• The Monument Mythos: Originally serving as the main antagonist for a single episode, the self-multiplying Alcatraz Island is never mentioned until the very ending of the next season, where it's revealed that it has consumed the entirety of America and replaced it with an exact replica of itself overnight.

    Western Animation  

  • Avatar: The Last Airbender: One early episode introduces Bato from Katara and Sokka's father Hakoda's fleet, and suggests the kids can meet up with the fleet. When this fails, no further attempts are made to meet up with Hakoda or the fleet until the end of the second season.
  • The Loud House: The Season 1 episode "Driving Miss Hazy" deals with Leni attempting to get her driver's license, only to fail twice. As the series went on, this goal wasn't brought up (barring a brief mention in the Season 5 episode "Electshunned") or attempted again until the Season 6 episode "Driver's Dread", where she finally succeeds.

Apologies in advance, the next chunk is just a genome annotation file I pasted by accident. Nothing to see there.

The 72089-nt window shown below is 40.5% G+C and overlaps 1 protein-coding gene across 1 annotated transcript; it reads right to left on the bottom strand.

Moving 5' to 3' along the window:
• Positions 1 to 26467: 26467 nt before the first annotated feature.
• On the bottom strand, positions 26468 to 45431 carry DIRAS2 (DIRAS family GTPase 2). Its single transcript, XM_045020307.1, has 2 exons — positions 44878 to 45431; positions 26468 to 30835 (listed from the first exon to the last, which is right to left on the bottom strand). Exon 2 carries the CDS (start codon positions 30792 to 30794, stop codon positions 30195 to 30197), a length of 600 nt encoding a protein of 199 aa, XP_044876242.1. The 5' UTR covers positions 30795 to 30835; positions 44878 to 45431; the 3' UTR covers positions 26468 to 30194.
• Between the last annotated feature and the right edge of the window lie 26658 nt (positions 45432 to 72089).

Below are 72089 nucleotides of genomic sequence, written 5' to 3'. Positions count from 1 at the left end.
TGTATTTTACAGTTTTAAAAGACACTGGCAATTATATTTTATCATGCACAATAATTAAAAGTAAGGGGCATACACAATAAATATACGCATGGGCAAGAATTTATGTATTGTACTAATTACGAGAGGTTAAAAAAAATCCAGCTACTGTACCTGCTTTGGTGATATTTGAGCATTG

• At one point in Superman: The Animated Series, Brainiac blasts former partner Lex Luthor with a ray that (like many instances of Family-Friendly Firearms) doesn't seem to hurt him much for what appeared to be intended as a killshot. Much much much later in Justice League Unlimited, we find that that's because it actually wasn't. Brainy put his data inside Lex in case he was destroyed, and this backup of himself was now needed. Enter... Lexiac! The Powers That Be have said that they'd actually planned it the day they wrote the zapping scene, they just didn't have the right opportunity to use it for a long, long time. Lucky for them the DCAU lasted long enough to do it.
  • In Transformers: Animated, Porter C. Powell makes a single not-terribly-memorable appearance in the first season and it doesn't look like he's intended to return. In season two, he does... with a vengeance.
  • Unicron in Transformers: Prime first appears and is dealt with at the end of season 1. After being mostly forgotten for the following two seasons, he reappears to follow up on his plans in the series finale movie Predacons Rising.